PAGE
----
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ORIGINAL INVESTIGATION

HEALTH CARE REFORM

Firearm Legislation and Firearm-Related Fatalities
in the United States
Eric W. Fleegler, MD, MPH; Lois K. Lee, MD, MPH; Michael C. Monuteaux, ScD;
David Hemenway, PhD; Rebekah Mannix, MD, MPH

Importance: Over 30 000 people die annually in the
United States from injuries caused by firearms. Although
most firearm laws are enacted by states, whether the laws
are associated with rates of firearm deaths is uncertain.
Objective: To evaluate whether more firearm laws in a
state are associated with fewer firearm fatalities.
Design: Using an ecological and cross-sectional method,

we retrospectively analyzed all firearm-related deaths reported to the Centers for Disease Control and Prevention Web-based Injury Statistics Query and Reporting System from 2007 through 2010. We used state-level firearm
legislation across 5 categories of laws to create a “legislative strength score,” and measured the association of
the score with state mortality rates using a clustered Poisson regression. States were divided into quartiles based
on their score.
Setting: Fifty US states.
Participants: Populations of all US states.
Main Outcome Measures: The outcome measures were
state-level firearm-related fatalities per 100 000 individuals per year overall, for suicide, and for homicide. In various models, we controlled for age, sex, race/ethnicity, poverty, unemployment, college education, population
density, nonfirearm violence–related deaths, and household firearm ownership.

Results: Over the 4-year study period, there were 121 084
firearm fatalities. The average state-based firearm fatality rates varied from a high of 17.9 (Louisiana) to a low
of 2.9 (Hawaii) per 100 000 individuals per year. Annual firearm legislative strength scores ranged from 0
(Utah) to 24 (Massachusetts) of 28 possible points. States
in the highest quartile of legislative strength (scores of
ⱖ9) had a lower overall firearm fatality rate than those
in the lowest quartile (scores of ⱕ2) (absolute rate difference, 6.64 deaths/100 000/y; age-adjusted incident rate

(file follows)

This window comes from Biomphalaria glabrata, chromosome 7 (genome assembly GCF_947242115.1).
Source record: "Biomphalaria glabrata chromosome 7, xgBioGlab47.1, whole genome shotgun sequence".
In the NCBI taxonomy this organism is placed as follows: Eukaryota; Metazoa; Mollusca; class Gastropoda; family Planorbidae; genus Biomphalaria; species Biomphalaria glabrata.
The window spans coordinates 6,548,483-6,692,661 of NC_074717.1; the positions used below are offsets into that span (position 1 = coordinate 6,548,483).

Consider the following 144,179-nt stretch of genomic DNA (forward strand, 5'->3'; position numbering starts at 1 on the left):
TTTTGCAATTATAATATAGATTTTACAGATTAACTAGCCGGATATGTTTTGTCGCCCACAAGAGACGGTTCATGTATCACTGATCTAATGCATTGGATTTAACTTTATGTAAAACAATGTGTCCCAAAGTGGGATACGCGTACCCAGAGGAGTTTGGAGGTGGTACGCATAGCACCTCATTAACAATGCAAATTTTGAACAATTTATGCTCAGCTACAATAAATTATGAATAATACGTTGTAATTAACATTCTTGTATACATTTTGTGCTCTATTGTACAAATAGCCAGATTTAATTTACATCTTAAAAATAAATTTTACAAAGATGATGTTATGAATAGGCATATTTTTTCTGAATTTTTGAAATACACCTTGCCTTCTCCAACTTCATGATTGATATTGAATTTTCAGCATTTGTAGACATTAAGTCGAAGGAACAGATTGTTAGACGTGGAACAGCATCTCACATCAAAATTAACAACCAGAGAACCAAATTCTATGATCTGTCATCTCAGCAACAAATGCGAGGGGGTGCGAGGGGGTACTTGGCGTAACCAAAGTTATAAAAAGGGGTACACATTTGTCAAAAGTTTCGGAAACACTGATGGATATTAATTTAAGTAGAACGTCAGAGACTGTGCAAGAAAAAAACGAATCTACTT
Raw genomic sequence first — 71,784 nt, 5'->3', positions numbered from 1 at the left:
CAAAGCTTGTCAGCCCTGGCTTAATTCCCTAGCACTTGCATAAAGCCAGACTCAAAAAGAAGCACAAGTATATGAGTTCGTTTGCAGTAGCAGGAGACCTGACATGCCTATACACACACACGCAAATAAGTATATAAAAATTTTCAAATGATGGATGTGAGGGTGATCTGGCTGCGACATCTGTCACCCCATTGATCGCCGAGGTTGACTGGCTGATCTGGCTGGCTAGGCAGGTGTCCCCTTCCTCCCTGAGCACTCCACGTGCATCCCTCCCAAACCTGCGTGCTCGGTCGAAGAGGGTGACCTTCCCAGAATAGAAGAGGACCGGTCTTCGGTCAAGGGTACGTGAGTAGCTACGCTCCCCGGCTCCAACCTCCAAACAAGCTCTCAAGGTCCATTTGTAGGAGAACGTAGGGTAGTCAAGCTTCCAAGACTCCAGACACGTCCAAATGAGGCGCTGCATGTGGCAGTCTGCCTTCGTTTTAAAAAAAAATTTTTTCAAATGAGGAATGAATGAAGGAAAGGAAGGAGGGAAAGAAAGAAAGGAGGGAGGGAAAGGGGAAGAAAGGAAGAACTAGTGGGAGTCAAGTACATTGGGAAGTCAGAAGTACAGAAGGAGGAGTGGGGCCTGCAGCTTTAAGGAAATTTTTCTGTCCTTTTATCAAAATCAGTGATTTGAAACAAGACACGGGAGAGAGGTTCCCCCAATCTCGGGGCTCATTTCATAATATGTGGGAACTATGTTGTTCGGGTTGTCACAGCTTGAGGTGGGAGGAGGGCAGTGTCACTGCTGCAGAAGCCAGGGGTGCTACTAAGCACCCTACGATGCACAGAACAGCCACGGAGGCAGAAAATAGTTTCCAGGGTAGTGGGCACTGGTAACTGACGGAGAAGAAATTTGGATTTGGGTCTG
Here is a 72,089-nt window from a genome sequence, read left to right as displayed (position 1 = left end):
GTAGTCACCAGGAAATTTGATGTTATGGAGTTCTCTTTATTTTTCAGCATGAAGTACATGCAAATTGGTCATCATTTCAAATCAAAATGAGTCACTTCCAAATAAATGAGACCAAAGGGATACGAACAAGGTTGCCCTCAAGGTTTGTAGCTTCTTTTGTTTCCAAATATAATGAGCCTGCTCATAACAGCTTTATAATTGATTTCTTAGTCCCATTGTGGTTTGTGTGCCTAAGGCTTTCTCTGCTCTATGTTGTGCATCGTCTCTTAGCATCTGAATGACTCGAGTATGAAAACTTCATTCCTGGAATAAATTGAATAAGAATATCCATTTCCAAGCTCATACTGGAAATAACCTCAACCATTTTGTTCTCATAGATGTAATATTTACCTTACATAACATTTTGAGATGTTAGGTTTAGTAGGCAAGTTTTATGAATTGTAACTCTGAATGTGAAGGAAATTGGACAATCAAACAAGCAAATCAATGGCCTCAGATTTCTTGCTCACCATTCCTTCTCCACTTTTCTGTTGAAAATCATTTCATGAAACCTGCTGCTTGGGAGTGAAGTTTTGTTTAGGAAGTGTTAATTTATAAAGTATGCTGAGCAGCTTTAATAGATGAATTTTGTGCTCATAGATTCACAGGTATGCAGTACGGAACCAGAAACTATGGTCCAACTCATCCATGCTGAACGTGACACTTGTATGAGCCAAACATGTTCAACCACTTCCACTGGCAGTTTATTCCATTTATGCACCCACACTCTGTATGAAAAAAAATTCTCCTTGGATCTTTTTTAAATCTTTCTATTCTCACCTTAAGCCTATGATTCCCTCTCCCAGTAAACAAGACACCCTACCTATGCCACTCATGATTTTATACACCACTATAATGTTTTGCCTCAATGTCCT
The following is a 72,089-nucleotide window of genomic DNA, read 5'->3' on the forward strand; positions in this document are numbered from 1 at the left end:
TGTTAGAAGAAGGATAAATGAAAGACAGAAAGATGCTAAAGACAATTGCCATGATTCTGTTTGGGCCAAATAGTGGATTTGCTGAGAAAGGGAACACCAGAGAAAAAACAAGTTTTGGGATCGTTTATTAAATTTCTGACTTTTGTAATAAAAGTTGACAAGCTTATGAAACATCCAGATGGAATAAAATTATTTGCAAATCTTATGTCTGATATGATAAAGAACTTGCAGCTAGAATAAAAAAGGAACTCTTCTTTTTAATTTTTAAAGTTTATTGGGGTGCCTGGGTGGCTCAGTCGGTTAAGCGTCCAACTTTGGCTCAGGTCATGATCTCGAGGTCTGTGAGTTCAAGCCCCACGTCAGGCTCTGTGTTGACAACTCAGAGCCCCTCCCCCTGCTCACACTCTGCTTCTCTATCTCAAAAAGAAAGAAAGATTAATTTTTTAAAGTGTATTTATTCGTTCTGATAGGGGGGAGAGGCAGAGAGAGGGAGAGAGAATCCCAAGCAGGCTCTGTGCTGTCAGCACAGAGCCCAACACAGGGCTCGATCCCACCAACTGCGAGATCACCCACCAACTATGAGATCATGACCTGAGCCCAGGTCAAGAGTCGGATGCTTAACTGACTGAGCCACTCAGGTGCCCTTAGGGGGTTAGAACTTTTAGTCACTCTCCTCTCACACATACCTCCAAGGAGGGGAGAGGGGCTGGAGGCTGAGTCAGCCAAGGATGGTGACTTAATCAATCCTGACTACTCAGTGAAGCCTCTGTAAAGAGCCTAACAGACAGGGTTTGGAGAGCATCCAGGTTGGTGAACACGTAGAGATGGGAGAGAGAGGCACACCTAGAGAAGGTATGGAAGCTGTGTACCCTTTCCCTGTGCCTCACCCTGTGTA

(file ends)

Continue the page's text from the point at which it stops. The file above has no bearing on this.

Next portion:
ratio [IRR], 0.58; 95% CI, 0.37-0.92). Compared with the
quartile of states with the fewest laws, the quartile with
the most laws had a lower firearm suicide rate (absolute
rate difference, 6.25 deaths/100 000/y; IRR, 0.63; 95% CI,
0.48-0.83) and a lower firearm homicide rate (absolute
rate difference, 0.40 deaths/100 000/y; IRR, 0.60; 95% CI,
0.38-0.95).
Conclusions and Relevance: A higher number of
firearm laws in a state are associated with a lower rate
of firearm fatalities in the state, overall and for suicides
and homicides individually. As our study could not
determine cause-and-effect relationships, further
studies are necessary to define the nature of this
association.

JAMA Intern Med. 2013;173(9):732-740.
Published online March 6, 2013.
doi:10.1001/jamainternmed.2013.1286

T

HE TOTAL NUMBER OF ANnual firearm fatalities in the
United States has been
stable over the last decade.1,2 From 2007 to 2010,
the range was 31 224 to 31 672 fatalities
per year.1 There is substantial variation in

Author Affiliations: Division of
Emergency Medicine, Boston
Children’s Hospital, Boston,
Massachusetts (Drs Fleegler,
Lee, Monuteaux, and Mannix);
Harvard Medical School, Boston
(Drs Fleegler, Lee, Monuteaux,
and Mannix); and Harvard
School of Public Health, Boston
(Dr Hemenway).

See Invited Commentary
at end of article
firearm fatality rates among states,
however, with the average annual statebased firearm fatality rates ranging from
a high of 17.9 (Louisiana) to a low of 2.9
(Hawaii) per 100 000 individuals during

JAMA INTERN MED/ VOL 173 (NO. 9), MAY 13, 2013
732

these years. In 2010, firearms killed 68%
of the 16 259 victims of homicide. In the
same year, there were 38 364 suicides, of
which 51% were by firearms.1 Beyond the
loss of life and nonfatal traumatic injuries, the financial cost of firearm injuries

CME available online at
jamanetworkcme.com
and questions on page 723
is enormous. In 2005, the medical costs
associated with fatal and nonfatal firearm
injuries were estimated at $112 million and
$599 million, respectively, and work loss
costs were estimated at $40.5 billion.1

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Downloaded From: by Lucas Silveira on 01/06/2018

Author Affil
Emergency M
Children’s H
Massachuset
Lee, Monute
Harvard Med
(Drs Fleegle
and Mannix
School of Pu
(Dr Hemenw